"You know Attie, you should stay away from Gainnes," it was Alicia that spoke now, twirling her dark locks about her finger in feigned innocence. "He's not someone you'd want to invest any time in. He's rejected just about every girl on campus. You're new so someone should really warn you. We girls got to stick together," she smiled at me disconcertingly unkind, eyes brimming with what I assumed the though looked like pity.

For a while no one said anything.

"Hey Attie. I've been looking for you," Hagan's voice rang from behind me, pulling up a chair and sitting at our table without hesitation. I turned to him, smile widening as I saw Marie and Carter behind him, though they didn't sit down, probably more aware of the social faux pas than Hagan.

"I knew you wouldn't have any trouble having people help you around," Carter voiced from behind Hagan. I smiled. I hated to admit that he was right. Once I'd gotten to the third floor there were more than enough people willing the usher me from class to class, to make conversation with, most of them guys but at least I hadn't had a second alone since I'd arrived.

"Meanwhile, Carter here has been my personal escort," Marie informer triumphantly.

"Yeah, against my will," he retorted.

"Oh you know you loved it," she smiled back.

I laughed at the two and turned to my classmates to find that they were all completely dumbfounded. It wasn't every day that seniors left their friends to sit with juniors that much was clear and the fact that it was my friends who had come to hang out with us, probably boosted my "cool" factor immensely. This realization didn't make me happy or sad, as cool always meant attention, and attention was always bad. As happy as I was that Hagan had brought Marie and Carter to see me, I really didn't need to be turning the school's entire social structure on its head. I wasn't one to break rules; I was more someone who upheld them, a hall monitor type if you will. I decided to give the juniors a few more minutes of flabbergast before introducing the two parties.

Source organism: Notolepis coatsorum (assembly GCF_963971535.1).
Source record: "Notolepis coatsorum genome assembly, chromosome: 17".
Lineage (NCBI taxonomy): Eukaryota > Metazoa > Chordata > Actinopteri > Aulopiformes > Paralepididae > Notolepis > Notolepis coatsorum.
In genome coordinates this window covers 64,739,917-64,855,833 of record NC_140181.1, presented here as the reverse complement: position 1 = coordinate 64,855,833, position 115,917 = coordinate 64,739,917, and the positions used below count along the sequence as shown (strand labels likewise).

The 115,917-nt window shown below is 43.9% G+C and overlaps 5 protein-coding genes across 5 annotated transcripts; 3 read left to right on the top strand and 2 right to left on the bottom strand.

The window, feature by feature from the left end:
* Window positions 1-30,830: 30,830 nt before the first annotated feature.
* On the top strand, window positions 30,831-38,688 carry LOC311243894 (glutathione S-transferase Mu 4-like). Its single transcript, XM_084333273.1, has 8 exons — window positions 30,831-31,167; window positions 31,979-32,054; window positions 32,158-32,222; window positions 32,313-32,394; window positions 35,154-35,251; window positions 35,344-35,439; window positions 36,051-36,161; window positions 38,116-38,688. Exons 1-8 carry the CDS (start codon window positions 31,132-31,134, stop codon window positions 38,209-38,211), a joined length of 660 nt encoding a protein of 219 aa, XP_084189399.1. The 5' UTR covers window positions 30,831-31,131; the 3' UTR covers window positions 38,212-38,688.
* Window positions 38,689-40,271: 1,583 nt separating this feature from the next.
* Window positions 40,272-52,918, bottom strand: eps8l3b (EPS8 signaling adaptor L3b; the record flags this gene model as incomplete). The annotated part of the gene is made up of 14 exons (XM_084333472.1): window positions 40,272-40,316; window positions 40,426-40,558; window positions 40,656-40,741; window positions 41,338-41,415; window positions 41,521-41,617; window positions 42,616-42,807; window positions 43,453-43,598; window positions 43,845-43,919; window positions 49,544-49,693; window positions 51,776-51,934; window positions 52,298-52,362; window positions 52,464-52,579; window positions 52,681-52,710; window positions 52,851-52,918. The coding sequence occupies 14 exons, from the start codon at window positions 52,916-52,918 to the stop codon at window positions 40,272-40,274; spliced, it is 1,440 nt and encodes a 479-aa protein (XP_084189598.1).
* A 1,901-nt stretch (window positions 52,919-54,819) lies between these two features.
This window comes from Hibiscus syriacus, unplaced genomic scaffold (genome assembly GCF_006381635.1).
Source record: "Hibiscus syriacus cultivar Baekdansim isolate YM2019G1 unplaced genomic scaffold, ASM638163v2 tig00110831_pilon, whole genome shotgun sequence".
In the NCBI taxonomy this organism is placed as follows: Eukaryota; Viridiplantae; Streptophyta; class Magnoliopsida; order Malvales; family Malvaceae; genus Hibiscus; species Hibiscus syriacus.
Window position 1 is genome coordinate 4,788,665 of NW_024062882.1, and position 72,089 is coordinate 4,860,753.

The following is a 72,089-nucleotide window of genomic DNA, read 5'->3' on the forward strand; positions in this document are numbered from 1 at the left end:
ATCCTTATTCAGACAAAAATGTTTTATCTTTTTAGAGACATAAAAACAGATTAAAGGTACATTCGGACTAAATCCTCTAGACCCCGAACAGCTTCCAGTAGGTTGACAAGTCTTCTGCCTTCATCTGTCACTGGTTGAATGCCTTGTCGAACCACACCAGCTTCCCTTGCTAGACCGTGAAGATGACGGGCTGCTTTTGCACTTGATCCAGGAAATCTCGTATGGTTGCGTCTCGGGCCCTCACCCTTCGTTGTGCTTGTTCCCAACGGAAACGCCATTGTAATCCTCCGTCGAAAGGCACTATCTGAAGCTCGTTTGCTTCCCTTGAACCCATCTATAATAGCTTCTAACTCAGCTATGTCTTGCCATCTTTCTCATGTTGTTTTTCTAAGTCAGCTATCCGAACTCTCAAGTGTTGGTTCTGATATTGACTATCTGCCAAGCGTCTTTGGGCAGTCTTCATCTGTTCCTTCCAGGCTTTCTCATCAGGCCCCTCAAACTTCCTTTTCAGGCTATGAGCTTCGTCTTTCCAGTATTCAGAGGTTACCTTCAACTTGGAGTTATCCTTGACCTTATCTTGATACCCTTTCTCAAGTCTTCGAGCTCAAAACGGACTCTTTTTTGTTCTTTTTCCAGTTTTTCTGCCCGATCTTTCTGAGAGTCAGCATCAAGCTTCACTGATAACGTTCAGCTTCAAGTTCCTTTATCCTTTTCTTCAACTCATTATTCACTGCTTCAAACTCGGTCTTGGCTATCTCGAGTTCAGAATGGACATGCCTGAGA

"So how did you three meet?" I was curious and was sure that this would make for an incredibly amusing story as these were the three most fun loving and laid back people I had ever met.

"Well, we're all in the same History class…" Carter began.

"What he means to say is that Hagan almost pummeled him on the way to history," Marie divulged. I looked up at Hagan accusatorily. As far as I'd known, he'd always been a pacifist. His large frame was probably the reason why. Had Hagan ever tried to lay a hand on anyone, he would probably do twice the damage as any one regular person.

"I wouldn't hurt a fly," his hands were up as if to calm me down, "what she means to say is that he bumped into me and fell flat on his back. I helped him up and everything."

"You should have seen him Attie. Carter was all, 'I fell on my wrist! Its sprained! Oh my god its swelling. We should go to the nurse'. It was awesome," Marie's laughing was booming. It was something that started deep down in the pit of her stomach and grew as it was projected out. On anyone else it would have been frightening, still on someone like Marie, any and all things that would have been weird on most, suited her.

"Yeah well, I'm goalie okay? Had I actually sprained my wrist the coach totally would've had a cow and I wouldn't have heard the end of it." Carter informed as he scratched the back of his neck, hoping the excuse would be enough to save him from all of his embarrassment.

"Sounds like quite an introduction." More than anything, I was just glad that they all got along though in my mind I should have already known this. They were all so similar: easy going and friendly. If this was what Washington was going to be like maybe it wouldn't be so bad. There was still much to adjust to but things weren't exactly going badly. I smiled, "Guys this is Hagan my brother and my friends Marie and Carter."

The table seemed elated to be introduced to their senior classmates.